The JNU administration in an undemocratic move is rushing to make the JNU entrance exam an online process. This was done by overlooking the protocol of the university to arbitrarily impose this decision without prior consultations with the teachers and the students. The newly elected JNU Students’ Union (JNUSU) has come forth in a press conference held yesterday to allege that “this is a massive scam in the making.” Newly elected JNUSU president N. Sai Balaji said, “This is a close conducted effort to destroy the University.”
The announcement of the move is problematic and will add to the JNU aspirant’s woes. Additionally, the process with which the university is planning to implement the move needs to be closely delved into.
Currently, the entrance exam takes place across multiple centres nationally, covering over 50 cities. The move pushed by the administration is expected to objectify the process by taking it online. However, previous experience of competitive online exams such as CLAT, and more recently, the Staff Selection (SSC) Exam and the NEET exam, have shown otherwise. Elaborating on the struggles that the online exam will bring with it, Sarika Chaudhary, Vice-President, JNUSU, explained that the issue of accessibility will be a big concern for the aspiring students. Moreover, factors such as internet availability and lack of basic computer skills may lead to the denial of a level playing field for many.
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The decision to go completely online with the entrance exam was taken in the meeting of the Academic Council (AC) in July this year. Balaji pointed out that it is in this meeting that “ the JNUSU was illegally debarred from attending, citing some proctorial notices which were… served to the JNUSU weeks after the AC meet.” The exams will now be conducted in an MCQ based manner as opposed to the previously prevailing open answer system. The union members added, “How will one assess an aspirant’s critical thinking ability? The MCQ system is extremely problematic for social sciences.”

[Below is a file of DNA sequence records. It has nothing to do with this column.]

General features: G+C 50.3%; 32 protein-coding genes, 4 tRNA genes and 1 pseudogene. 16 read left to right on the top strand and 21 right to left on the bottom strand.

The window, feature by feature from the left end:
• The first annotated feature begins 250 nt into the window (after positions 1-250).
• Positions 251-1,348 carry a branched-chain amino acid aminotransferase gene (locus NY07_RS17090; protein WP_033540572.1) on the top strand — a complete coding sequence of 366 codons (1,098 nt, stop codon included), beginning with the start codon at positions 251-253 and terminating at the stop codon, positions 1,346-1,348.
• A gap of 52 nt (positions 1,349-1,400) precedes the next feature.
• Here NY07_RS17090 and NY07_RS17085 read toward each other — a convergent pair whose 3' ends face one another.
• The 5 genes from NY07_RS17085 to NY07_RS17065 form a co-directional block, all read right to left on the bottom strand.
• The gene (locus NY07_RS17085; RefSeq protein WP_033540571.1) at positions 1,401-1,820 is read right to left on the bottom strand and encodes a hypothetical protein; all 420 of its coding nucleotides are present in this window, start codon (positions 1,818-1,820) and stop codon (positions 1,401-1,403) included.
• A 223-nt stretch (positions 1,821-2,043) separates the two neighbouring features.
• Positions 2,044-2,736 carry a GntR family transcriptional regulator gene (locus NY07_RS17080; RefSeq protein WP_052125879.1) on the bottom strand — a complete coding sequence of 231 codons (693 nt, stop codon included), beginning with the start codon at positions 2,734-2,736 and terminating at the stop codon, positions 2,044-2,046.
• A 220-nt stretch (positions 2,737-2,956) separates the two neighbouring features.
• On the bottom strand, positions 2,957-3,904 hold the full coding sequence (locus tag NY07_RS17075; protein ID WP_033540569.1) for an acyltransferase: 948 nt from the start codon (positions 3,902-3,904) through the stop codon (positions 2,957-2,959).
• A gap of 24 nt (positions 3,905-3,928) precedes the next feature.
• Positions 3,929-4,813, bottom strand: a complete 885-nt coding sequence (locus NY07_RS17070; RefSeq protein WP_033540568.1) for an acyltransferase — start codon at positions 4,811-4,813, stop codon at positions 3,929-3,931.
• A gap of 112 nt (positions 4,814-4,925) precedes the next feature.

What is more problematic are the gaping holes in the administration's implementation of the policy. The students have pointed out that the Vice Chancellor (VC) has created an online examination committee. However, two of its members Krishnender Meena and Anuja have been accused of massive plagiarism in the past and therefore, the credibility of their report needs to be revisited.
Additionally, a bigger problem with the process drawing flak from multiple quarters is the administration's decision to involve private vendors in the process of the examination. The administration has stated that an expert panel will be constituted comprising of people from outside who will be involved in the question paper making process. The involvement of the private vendors and outside experts are likely to open up a possibility of paper leaking and other malpractices. Balaji added, “If there is so much involvement of players from outside the university, then how is this a JNU exam. Also, why do we need experts from outside, are our own professors not enough?”
The students have also raised questions about how the tenders will be allocated and how transparent that process will be. Sarika added, “There are always questions raised about the students living off the taxpayer’s money. Here there is a clear attempt being made to send off the taxpayer’s money to private players and it needs to be resisted.”
Currently, the administration has already made a move to fast track the implementation of the policy ahead of the exams scheduled to take place in December this year. The teachers have been asked to submit the question papers for the online entrance, prior to October 8, failing which help from outsiders may be taken. The JNUSU asserted that the teachers are being literally blackmailed to succumb to the diktats of the VC. The administration has also demanded the answer keys months before the exams are held, which is a violation of JNU’s protocol to guard against leaks and compromises.
Under the current administrative regime, students have asserted that the inclusionary nature of the university space is likely to undergo serious damage due to the inordinate haste of the administration. Further, the JNUSU also asserted that if needed, it will be challenging this decision in the court. Meanwhile, the students are gearing up for a massive nationwide signature campaign, followed by a mass agitation to mobilise support.